Wicha Sees Potential for Significant Expansion of Anti-HER2 Therapy

Max S. Wicha, MD
Published: Friday, May 31, 2013
Max S. Wicha, MD

Max S. Wicha, MD
Professor, Department of Internal Medicine
Director, University of Michigan Comprehensive Cancer Center
Ann Arbor, MI

Max S. Wicha, MD, a founding director of the University of Michigan Comprehensive Cancer Center, is an internationally renowned research expert in the field of breast oncology. His lab was part of the first team to discover stem cells in breast cancer, and he is among the most highly cited investigators in the field of cancer stem cells (CSCs). Wicha is a study author on the Cancer Research report that trastuzumab may help women with HER2-negative tumors as a result of its role in regulating CSCs (2013;73(5):1635-1645).
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What does the emerging research regarding HER2-negative breast cancer patients mean for the use of HER2-targeted agents in the clinic?

There are two broad types of breast cancer: the 20% that show HER2 gene amplification and the remaining 80% that don’t. Until now, the thinking has been that only the 20% that show gene amplification would benefit in the clinic from HER2-targeted therapy. Our research in preclinical mouse models suggests that a much larger number of breast cancers, in which HER2 is not amplified, but in which HER2 may still play a very important role, may also benefit from HER2 therapy.

We found that in luminal breast cancers without HER2 amplification, HER2 is expressed but at a lower level than in HER2-amplified tumors. It is selectively expressed within a population of cells that have stem cell properties⎯the cancer stem cells⎯that represent usually between 1% and 5% of the cells. That’s why this was missed before, because when you look at the tumor as a whole, you only see HER2 expression in a tiny subset of cells below the level that would be classified as HER2-positive. Most importantly, HER2 seems to play an important role in regulating these cells, meaning HER2-targeted therapies are able to affect stem cells even in tumors that don’t have HER2 gene amplification.

The foundation for our study was several retrospective analyses of previously performed adjuvant trials that were supposedly done only in patients who were HER2-positive. Controversy arose when a significant number of these patients were actually found to be HER2-negative when reanalyzed in a central laboratory. They really shouldn’t have received trastuzumab at all, but interestingly, these patients were found to benefit at least as much, maybe even more, than patients whose tumors were confirmed HER2-positive.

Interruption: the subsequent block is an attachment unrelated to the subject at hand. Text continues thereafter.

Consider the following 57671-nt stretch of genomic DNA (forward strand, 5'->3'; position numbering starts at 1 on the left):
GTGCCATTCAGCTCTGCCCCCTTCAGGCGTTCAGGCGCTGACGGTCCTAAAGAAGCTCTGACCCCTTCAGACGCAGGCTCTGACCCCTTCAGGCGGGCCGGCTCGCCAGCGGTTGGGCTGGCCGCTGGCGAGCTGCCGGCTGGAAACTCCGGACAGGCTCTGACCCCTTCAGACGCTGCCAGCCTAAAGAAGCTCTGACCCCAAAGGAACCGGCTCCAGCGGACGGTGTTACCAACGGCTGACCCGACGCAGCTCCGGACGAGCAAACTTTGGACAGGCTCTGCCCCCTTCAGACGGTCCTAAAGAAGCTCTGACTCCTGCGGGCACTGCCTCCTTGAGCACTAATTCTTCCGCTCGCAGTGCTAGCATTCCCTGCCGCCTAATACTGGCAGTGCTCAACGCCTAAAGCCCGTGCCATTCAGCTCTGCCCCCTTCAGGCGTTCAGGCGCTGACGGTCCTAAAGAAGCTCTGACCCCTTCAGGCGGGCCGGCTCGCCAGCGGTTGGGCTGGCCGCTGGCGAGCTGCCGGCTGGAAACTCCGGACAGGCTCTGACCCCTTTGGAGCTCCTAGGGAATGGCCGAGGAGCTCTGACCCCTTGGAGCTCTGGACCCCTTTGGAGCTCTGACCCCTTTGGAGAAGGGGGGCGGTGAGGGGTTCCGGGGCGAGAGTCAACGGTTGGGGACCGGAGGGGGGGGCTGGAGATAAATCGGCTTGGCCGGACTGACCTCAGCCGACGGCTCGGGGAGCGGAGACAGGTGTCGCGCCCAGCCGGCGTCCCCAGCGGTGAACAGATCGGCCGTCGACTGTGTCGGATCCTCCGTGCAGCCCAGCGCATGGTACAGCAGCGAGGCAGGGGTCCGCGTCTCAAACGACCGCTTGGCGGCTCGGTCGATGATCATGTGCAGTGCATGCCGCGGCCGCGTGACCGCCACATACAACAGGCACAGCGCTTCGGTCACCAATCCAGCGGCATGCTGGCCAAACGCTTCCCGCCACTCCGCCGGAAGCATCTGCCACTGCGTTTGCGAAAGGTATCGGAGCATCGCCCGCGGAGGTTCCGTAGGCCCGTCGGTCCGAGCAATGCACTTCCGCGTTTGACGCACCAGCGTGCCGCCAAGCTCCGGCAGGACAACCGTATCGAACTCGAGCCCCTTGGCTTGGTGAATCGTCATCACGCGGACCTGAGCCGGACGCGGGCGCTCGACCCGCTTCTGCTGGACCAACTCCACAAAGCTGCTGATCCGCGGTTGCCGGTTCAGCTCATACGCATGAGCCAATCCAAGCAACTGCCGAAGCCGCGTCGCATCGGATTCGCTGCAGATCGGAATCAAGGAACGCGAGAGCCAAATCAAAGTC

HER2 therapies were developed with the aim of achieving tumor shrinkage or regression in advanced cancers. What we’ve learned from this research is that when you shrink advanced tumors, you are measuring the effect on the bulk population of cells in the tumor, but not necessarily the stem cells. In contrast, when developing a therapy for adjuvant disease you want to target tiny foci of metastasis. Only stem cells have the capacity to form metastases from these foci. That’s why we think that although HER2-targeted therapies don’t cause tumor shrinkage in tumors that don’t have HER2 amplification, these therapies may be effective in the adjuvant setting because they can knock out the stem cells.

Another key finding of the study was that if you inject tumor cells that are HER2-negative into the tibia of a mouse, the bone microenvironment stimulates the cells to express more HER2. We took a series of breast cancer patients from whom we could get matched samples of primary tumor and the bone metastasis and demonstrated that, just like in the animal model, women who had HER2-negative breast cancer had bone metastases in which the cells expressed HER2. We did fluorescence in situ hybridization analysis on the bone and confirmed that HER2 expression was not due to gene amplification.


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